Happy Sunday everyone. Hope you remembered to turn back your clocks by one hour. I enjoyed sleeping in an extra hour.
I’ve been meaning to write this post for so long…guess better late than never, right? ( I actually wrote it last night..hehe)
One of my most vivid memories of my childhood was when my mom and grandma would make fresh carrot juice that I would drink like water. There is something about the sweetness of carrot juice that makes it addicting. Not to mention the healthy benefit of it: rich in Vitamins A, K and C and an excellent source of beta-carotene. On one of our camping trips through the USA, we picked up the Porsches of all juicers… the Norwalk!
I wanted to buy a juicer for so long for many reasons. The main reason is to enjoy fresh healthy juice at home. When you buy juice at the supermarket, it’s been pasteurized for obvious reasons. However when you heat up the juice to kill any of the bad bacteria, you are also killing some of the nutrients and vitamins. The Norwalk is the most amazing juicer out there. First it grinds up your food, then you take the grinds, place them in a cloth bag and press the juice with a hydraulic press with about 1000lbs of pressure. What does this mean? Lets just say the carrot pulp was like cardboard, so dry the chickens wouldn’t even touch it.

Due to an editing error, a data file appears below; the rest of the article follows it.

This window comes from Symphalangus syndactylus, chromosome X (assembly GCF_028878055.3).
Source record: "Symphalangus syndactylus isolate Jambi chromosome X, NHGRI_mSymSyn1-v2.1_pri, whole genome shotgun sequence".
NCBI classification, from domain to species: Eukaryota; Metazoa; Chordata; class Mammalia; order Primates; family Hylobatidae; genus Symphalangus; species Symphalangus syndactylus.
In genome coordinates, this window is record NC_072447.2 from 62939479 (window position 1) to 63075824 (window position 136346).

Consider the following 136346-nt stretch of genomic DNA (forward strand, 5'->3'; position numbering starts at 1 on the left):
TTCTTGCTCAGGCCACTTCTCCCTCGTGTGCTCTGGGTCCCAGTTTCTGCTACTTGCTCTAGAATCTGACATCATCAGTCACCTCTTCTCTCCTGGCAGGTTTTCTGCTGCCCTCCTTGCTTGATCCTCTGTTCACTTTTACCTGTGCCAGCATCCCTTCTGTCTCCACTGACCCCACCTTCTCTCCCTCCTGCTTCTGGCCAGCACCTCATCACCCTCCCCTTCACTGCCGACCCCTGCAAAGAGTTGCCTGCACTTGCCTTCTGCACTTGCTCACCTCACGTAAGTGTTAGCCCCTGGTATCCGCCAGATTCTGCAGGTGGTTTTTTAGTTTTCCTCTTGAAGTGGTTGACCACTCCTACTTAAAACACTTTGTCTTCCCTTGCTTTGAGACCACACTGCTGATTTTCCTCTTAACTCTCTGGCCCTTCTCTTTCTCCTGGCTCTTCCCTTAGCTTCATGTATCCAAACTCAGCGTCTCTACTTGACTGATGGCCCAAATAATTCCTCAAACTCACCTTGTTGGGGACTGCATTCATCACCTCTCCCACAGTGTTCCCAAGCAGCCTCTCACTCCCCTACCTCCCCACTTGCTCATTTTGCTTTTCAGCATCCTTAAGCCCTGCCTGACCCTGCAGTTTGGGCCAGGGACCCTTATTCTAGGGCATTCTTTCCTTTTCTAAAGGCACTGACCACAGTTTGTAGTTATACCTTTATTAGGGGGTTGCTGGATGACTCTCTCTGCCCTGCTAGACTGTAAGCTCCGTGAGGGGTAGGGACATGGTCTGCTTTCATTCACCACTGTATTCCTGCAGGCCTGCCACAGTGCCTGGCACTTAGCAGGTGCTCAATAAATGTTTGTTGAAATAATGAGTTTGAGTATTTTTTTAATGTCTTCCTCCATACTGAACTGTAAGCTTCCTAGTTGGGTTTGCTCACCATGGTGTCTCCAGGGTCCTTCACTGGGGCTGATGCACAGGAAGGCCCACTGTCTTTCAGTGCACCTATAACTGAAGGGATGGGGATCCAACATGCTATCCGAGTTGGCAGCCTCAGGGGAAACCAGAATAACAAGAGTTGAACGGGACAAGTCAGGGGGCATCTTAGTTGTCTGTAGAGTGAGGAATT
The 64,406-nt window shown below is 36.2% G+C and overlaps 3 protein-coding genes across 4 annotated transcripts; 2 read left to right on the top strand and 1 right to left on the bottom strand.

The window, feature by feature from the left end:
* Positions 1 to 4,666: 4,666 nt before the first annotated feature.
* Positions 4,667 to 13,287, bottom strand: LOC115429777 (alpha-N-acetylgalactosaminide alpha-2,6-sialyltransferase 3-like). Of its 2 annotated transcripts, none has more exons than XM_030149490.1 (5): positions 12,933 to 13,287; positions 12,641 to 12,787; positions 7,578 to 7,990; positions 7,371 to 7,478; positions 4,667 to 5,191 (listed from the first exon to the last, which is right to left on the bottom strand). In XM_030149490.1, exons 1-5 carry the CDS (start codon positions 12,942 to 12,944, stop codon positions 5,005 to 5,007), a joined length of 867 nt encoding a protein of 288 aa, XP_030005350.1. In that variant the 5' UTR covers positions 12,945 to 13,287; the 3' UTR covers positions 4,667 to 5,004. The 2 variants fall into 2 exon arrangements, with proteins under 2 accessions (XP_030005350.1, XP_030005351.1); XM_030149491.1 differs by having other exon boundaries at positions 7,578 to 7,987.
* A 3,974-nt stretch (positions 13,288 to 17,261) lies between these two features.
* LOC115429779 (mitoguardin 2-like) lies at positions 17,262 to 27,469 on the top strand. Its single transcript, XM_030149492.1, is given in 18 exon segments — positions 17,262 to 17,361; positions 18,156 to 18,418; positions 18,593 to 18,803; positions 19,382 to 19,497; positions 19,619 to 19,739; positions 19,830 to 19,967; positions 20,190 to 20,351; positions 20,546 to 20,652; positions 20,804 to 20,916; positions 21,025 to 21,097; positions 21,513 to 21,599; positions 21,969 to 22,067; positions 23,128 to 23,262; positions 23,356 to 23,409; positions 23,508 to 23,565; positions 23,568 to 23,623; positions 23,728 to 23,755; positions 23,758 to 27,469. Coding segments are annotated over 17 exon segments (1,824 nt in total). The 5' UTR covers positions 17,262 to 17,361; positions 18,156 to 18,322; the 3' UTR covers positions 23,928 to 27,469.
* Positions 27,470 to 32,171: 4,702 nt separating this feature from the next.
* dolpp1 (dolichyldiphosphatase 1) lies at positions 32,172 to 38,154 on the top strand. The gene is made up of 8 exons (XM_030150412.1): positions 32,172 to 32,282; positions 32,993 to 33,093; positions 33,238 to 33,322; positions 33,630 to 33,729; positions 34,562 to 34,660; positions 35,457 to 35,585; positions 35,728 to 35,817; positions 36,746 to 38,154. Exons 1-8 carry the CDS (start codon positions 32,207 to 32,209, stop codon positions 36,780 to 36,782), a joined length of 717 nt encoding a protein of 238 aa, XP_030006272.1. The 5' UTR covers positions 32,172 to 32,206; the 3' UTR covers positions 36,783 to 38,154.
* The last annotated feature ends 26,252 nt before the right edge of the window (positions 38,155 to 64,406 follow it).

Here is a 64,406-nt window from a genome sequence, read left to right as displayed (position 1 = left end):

When I began researching juicers, I wanted to find one that gave me the most juice yield, with relatively dry juicer pulp, comparable to that of the Norwalk, but that didn’t come with the price tag of a Norwalk. I also wanted one that would juice greens easily. I was surprised to find so many different kinds of juicers on the market. I learned they fall into 3 categories: masticating, centrifugal and triturating (twin gears). Oh boy! What’s the difference?